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On the evening of 8 December 1811 thirty one year old Charles Deslondes led a group of slaves along the Louisiana coast in what would become the largest protracted slave uprising in American history Also known as the German Coast Uprising the rebel force burned plantations and freed other slaves as it marched toward New Orleans In January 1812 Deslondes s soldiers battled a militia led by General Wade Hampton 1752 1835 at Francois Bernard Bernoudi s plantation which is briefly summarized in the newspaper article below After two days of fighting which included cavalry and pikes the militia defeated the slaves and captured Deslondes A tribunal held soon thereafter sentenced Deslondes and over a dozen other leaders of the revolt to death The bodies were dismembered and Deslondes s head was placed on a pike as a warning against future uprisings In the context of the Haitian Revolution and ...

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Although the colony of Maryland imported indentured servants to work in the burgeoning tobacco industry the law initially allowed for a process of manumission as well as some basic legal rights for workers Moreover blacks were among several ethnic groups who worked as indentured servants In September 1664 however a session of Maryland s General Assembly passed a new law focused specifically on African Americans declaring that all black servants were to now be labeled as slaves on a permanent basis In addition freeborn women who married slaves would also serve their husband s master and their children would also become the master s property for the term of their lives a provision designed to prevent shameful interracial relationships The act demonstrates that slavery was not a practice inherited by the colony but was instead imposed well over a generation after Maryland was founded It would take until 1864 for ...

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Dire rumors of slave rebellions if not actual conspiracies had long haunted the English colonies but the Stono Rebellion of 1739 brought those fears vividly to life for many whites On 9 September 1739 a group of slaves set out from the Stono River near Charleston South Carolina heading south to what they assumed would be safe haven under Spain at St Augustine Florida Along the way the rebels flying banners and banging drums put plantations to the torch and exacted their revenge on their owners An accidental encounter with South Carolina s lieutenant governor William Bull and the subsequent arrival of a heavily armed force of white militia put an end to the rebellion but white fears in the colonies were further enflamed Now conspiracies were seen everywhere wherever slaves gathered and the threat of further bloodshed seemed imminent Many had long argued that the slaves in South Carolina ...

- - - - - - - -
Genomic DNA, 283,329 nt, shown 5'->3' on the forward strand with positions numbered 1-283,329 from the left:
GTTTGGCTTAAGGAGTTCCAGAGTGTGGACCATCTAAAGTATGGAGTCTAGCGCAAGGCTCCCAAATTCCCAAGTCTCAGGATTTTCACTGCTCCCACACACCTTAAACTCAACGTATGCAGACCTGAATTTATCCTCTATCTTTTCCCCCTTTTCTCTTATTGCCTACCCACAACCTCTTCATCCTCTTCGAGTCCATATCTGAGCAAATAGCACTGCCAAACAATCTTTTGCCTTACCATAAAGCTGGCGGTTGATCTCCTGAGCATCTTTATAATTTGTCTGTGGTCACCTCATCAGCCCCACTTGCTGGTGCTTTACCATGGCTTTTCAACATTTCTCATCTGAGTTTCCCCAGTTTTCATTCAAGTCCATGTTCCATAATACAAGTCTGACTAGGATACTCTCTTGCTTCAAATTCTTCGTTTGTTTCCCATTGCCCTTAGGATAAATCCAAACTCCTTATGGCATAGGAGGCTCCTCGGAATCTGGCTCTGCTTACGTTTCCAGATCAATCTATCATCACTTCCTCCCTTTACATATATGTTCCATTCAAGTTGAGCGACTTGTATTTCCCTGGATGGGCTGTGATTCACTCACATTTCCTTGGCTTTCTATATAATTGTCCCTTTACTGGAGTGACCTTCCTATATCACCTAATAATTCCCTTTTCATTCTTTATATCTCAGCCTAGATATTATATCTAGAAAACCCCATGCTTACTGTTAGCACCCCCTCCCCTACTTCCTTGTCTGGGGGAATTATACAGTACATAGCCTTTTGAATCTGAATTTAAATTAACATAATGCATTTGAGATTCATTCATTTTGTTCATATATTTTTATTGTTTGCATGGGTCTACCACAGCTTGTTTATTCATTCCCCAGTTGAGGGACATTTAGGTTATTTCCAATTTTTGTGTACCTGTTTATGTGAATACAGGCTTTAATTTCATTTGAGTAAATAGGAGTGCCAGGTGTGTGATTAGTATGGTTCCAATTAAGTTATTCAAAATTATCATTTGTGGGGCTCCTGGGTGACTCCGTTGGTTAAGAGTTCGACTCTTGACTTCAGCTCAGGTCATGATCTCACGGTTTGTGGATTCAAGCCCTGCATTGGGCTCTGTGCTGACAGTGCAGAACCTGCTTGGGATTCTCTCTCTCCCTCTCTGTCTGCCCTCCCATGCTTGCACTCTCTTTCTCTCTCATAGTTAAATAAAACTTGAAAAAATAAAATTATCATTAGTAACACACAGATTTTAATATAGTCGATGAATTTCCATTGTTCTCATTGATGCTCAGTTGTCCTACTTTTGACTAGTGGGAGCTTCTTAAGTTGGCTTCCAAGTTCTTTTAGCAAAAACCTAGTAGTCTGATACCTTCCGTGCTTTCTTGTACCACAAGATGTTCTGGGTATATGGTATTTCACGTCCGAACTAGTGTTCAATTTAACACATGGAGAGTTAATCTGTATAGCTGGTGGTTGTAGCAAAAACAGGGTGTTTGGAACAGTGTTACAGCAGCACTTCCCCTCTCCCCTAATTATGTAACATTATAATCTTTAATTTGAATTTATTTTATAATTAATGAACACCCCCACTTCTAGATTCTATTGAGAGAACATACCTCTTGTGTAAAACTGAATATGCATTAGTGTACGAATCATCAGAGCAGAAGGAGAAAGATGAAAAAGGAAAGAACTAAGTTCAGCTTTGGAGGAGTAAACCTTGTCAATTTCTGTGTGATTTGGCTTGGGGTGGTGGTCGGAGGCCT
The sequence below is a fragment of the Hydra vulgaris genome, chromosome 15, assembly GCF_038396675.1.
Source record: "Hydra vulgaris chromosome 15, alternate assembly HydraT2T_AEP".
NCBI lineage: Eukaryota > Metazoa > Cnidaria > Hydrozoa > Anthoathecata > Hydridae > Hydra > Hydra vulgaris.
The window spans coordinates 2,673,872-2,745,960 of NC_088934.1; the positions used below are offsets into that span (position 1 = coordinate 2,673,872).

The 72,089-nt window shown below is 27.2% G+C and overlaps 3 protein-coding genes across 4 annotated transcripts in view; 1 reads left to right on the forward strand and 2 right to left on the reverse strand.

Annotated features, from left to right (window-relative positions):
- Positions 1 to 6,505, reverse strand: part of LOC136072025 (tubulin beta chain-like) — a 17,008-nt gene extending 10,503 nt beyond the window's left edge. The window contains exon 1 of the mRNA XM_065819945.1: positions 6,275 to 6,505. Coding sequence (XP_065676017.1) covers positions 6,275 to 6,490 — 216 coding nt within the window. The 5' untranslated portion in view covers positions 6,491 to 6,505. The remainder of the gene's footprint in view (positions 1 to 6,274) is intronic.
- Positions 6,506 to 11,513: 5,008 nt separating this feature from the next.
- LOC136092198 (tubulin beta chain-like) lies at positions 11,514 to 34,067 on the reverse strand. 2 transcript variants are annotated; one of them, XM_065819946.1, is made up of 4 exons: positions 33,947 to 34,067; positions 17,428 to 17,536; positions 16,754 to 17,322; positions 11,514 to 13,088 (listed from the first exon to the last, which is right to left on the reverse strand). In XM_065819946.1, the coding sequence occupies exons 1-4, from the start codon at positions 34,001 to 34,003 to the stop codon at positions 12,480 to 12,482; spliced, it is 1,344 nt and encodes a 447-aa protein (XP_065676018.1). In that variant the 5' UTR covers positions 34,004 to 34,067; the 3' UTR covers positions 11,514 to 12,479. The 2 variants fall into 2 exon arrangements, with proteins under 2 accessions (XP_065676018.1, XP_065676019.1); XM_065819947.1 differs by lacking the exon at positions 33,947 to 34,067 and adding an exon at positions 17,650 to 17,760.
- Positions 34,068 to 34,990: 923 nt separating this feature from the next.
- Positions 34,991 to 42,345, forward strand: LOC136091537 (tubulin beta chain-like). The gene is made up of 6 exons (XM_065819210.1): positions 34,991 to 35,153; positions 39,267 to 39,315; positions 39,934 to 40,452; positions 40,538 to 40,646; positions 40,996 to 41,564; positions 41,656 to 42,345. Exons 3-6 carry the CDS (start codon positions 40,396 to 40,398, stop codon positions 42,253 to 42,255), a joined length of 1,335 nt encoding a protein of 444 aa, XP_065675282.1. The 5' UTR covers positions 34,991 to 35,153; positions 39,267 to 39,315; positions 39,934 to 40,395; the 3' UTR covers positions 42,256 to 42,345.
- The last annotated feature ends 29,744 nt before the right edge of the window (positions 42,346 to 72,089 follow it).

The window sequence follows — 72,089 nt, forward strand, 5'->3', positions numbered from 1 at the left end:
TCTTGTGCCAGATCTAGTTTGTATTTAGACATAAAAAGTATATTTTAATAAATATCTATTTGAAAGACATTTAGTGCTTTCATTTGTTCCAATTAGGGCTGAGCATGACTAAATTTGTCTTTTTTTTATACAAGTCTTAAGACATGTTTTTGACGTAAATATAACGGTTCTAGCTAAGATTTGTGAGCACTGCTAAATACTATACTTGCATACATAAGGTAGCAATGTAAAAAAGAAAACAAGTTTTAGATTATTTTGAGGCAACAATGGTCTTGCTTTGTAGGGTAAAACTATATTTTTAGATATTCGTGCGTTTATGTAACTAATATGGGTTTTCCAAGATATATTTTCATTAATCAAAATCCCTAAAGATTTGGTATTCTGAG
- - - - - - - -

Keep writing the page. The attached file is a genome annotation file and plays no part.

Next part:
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The Deslondes Uprising of 1811—in which several hundred Louisiana slaves rose up and launched attacks along the Mississippi River—provoked an especially brutal response from the local militias and state government. In a pitched battle that lasted several days, slave forces under rebel leader Charles Deslandes (Deslondes) (1780–1811) engaged an armed militia assembled under the order of Governor William C. Claiborne. The slaveholders eventually subdued the rebels and sentenced the ringleaders to death. Deslandes and his comrades were executed, mutilated, and displayed as a warning to other slaves. In the act signed by Claiborne below, a bounty is placed on the remaining fugitives.

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Following their defeat in the Civil War, whites in the former Confederacy found themselves suddenly living among some four million new citizens, who—because of the Thirteenth, Fourteenth, and Fifteenth Amendments to the U.S. Constitution—might soon demand equal access to public accommodations. Though attempts to regulate the freedom of black people began to appear shortly after the first slaves arrived in the New World in the form of “slave codes,” the black codes, or Jim Crow laws, that followed Emancipation created laws around an entire array of activities, services, and public institutions to which slaves had had no access. Most typically, these Jim Crow statutes (named after Jump Jim Crow, a popular minstrel figure of the time) sought to regulate or severely limit the employment, property, marital, and voting rights of African Americans.

All black codes were of course noxious to the values of an enlightened liberal democracy but particularly so ...

Article

Grantley Herbert Adams was born in Government Hill, Barbados, then a British colony. His father, Fitzherbert Adams, was a black man and the head teacher of one of the island's largest primary schools, Saint Giles. His mother, Rosa Frances Adams, was a coloured woman (of mixed African and European descent). By West Indian standards, the Adams family was part of the lower middle class, removed from the endemic poverty that engulfed the disenfranchised black majority.

Like his father, Adams attended Harrisons College, the colony's premier secondary school. In 1919 he won a prestigious island scholarship to Oxford University in England, where he studied law. In England he met intellectuals from the colonized world, many of whom, like himself, had joined the Fabian Society, a socialist movement that supported decolonization and the end of the British Empire. In 1925 Adams returned to Barbados working as a lawyer ...

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While most narratives about African Americans in the United States begin with the arrival of a Dutch slaver in Jamestown in 1619, mention is often made of the explorer and slave Esteban de Dorantes, who died at Zuni Pueblo in 1539. A startlingly different starting point is suggested by the historian Dedra S. McDonald, however, in the appearance of Isabel de Olvera in New Mexico in 1600, the first known arrival of either a free African American and or an African American woman. De Olvera is a particularly appropriate symbol of black womanhood because of the agency displayed in her entry into unfamiliar territory. She was a free mulatto from Querétaro, Mexico, the daughter of a black father, Hernando, and an Indian mother, Magdalena.